Home Dental Radiology An unusual case of melanoma metastasis in the buccal space: learning by mistakes to distinguish it from salivary neoplasms

An unusual case of melanoma metastasis in the buccal space: learning by mistakes to distinguish it from salivary neoplasms

by adminjay


A variety of processes can occur in the buccal space, such as infections, developmental lesions, and tumoral processes.

Neoplastic lesions in this area origin most commonly from minor salivary glands, such as pleomorphic adenoma, adenoid cystic carcinoma, acinic cell carcinoma, and mucoepidermoid carcinoma.

The most frequent benign glandular tumor is PA, which consists of both mesodermal and glandular tissue [3]. It has smooth, rounded margins and shows low signal intensity on T1w image, high T2 signal intensity, and no diffusion restriction on DWI.

The most common malignant glandular tumor is adenoid cystic carcinoma. Some authors have suggested that lesions with low or intermediate T2-hyperintensity or invading surrounding tissues tend to be more aggressive, whereas lesions characterized by high signal intensity in T2w sequences have lower cellularity and better prognosis [14].

Other tumors can originate from connective, muscular, neural, and lymphatic tissue, such as rhabdomyosarcomas and neurofibromas [5]; rhabdomyosarcomas appear as muscle density masses at CT and are hyperintense relative to muscles on T2w MRI often showing bone destruction [15], while neurofibromas show low intensity on T1w imaging and high intensity on T2w imaging and are often associated with neurofibromatosis. Single neurofibromas characteristically show the target sign with peripheral hyperintensity [15].

Usually, in diffusion-weighted MRI, the ADC of malignant neoplasms of the head and neck regions is lower than that of benign tumors, and it is an important tool in guiding the diagnostic process [16].

Metastatic malignant melanoma is an uncommon head and neck neoplasm. The most frequent localizations of melanoma metastases are lymph nodes (73.6%), lungs (71.3%), liver (58.3%), brain (49.1%), bone (48.6%), heart (47.2%), adrenal glands (46.8%), and gastrointestinal tract (43.5%) [17].

Melanoma localized in the oral cavity and surrounding anatomical regions, such as the buccal fat pad, accounts for 0.2–8% of the total cases of melanomas of the body [18]. However, most studies focus on primary malignant melanoma, while secondary localization of melanoma in this region has been very rarely reported in the literature, with only one study describing a metastatic melanoma in the tongue and, to the best of our knowledge, no reports at all of the secondary melanomas in the buccal space [19].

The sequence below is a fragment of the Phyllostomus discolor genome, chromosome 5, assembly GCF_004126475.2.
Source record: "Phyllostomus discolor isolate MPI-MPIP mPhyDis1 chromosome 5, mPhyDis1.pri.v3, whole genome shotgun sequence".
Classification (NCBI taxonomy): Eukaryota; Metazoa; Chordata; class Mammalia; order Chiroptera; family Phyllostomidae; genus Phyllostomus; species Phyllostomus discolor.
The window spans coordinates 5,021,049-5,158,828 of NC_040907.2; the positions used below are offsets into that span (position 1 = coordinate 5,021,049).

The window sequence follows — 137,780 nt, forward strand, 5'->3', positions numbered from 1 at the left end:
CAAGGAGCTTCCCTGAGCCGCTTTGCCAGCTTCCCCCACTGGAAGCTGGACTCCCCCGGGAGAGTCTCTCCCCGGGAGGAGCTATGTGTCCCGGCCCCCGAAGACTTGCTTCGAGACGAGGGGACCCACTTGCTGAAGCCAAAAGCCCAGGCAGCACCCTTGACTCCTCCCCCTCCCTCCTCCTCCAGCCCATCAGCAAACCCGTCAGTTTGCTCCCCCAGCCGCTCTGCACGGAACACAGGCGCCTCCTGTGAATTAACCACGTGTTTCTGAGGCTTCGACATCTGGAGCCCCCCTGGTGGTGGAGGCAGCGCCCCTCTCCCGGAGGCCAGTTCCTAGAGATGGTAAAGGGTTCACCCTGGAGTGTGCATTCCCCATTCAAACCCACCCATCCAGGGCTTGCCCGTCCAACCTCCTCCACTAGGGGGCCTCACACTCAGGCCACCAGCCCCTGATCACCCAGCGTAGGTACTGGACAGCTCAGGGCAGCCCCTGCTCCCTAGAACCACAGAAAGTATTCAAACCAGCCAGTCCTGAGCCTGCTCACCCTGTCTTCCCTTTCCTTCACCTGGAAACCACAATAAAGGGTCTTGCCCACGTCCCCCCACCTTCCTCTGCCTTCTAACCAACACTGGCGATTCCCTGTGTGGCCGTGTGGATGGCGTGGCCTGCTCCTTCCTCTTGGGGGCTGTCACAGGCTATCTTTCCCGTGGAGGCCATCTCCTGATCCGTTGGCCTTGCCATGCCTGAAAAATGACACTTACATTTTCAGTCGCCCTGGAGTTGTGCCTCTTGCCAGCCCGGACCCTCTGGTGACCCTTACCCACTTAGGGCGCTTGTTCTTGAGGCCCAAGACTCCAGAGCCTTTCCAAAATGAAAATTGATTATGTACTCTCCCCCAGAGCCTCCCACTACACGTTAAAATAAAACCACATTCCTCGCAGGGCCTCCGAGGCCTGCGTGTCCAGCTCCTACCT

Therefore, based on epidemiologic criteria, it is rather hard to diagnose metastatic melanoma in the buccal space in patients with an unknown primary tumor, as in our case.

Yet, MRI may be helpful in the identification of melanoma metastases [20].

Two main MRI patterns of melanoma can be identified: a melanocytic and amelanocytic pattern [21].

Lesions showing a melanocytic pattern, which is the more common one, are characterized by signal hyperintensity in T1w and hypointensity in T2w images. This is due to the presence of melanin and blood products inside the lesion, although some authors argue that the T1 hyperintensity is more relevantly associated with the presence of blood products [21,22,23].

Less commonly, malignant melanoma may show an amelanocytic (and therefore a specific) pattern, characterized by hypo- or isointensity in T1w images and hyper- or isointensity in T2w images [21], which is associated at histopathological examination to lower quantity of melanin inside the lesion [24].

Macroscopically, metastatic malignant melanoma may present in different ways, ranging from small rapidly growing lesions which may initially go undetected or misrecognized as artifacts, to showing a military pattern [25].

In our case, MRI showed a single lesion that exhibited diffusion restriction with ADC of 0.9 and high contrast medium uptake, characteristics suggestive of malignancy as it was proposed in the report.

Moreover, the mass was characterized by T1 hyperintensity and T2 hypointensity, a behavior which may be attributed to the melanoma melanocytic pattern; however, it is not specific, since such features may be ascribed to other paraphysiological and pathological processes, including hemorrhages and proteinic fluid collections.

In this case, radiologists supposed that there was a hemorrhagic component inside the lesion, possibly a residue of the FNAB which had been performed 1 month and a half before. Yet, this was a mistake. In fact, only early subacute hemorrhage dating 3–7 days is featured by T1 hyperintensity and T2 hypointensity, whereas chronic hemorrhages dating more than 1 month are rather characterized by both T1 and T2 hypointensity (26).

Overlooking this aspect and ignoring a part of the anamnesis, radiologists assumed that they were dealing with a primitive buccal space neoplasm, namely with a malignant (minor) salivary gland tumor.

On the contrary, this case teaches that T1 hyperintensity and T2 hypointensity, when associated with other malignancy features in buccal space lesion such as low ADC values and contrast enhancement, should always evoke the suspicion of melanoma, provided that no biopsy was performed and no trauma occurred in the 3–7 days before MRI examination.



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